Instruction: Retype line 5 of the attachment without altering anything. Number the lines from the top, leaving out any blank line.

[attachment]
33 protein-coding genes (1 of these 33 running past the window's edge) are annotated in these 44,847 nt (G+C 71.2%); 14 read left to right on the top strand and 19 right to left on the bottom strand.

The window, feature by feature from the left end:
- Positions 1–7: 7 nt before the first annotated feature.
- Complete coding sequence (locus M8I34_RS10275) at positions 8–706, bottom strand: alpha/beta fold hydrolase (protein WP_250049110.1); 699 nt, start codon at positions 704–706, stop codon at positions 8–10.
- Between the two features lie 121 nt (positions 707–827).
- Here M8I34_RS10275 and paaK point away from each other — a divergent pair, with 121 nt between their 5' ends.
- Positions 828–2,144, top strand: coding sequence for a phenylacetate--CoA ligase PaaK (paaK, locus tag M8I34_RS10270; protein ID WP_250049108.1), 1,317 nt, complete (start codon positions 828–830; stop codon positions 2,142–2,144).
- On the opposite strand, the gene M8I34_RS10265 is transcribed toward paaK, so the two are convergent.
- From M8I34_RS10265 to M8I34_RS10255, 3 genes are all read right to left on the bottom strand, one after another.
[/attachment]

- Between the two features lie 121 nt (positions 707–827).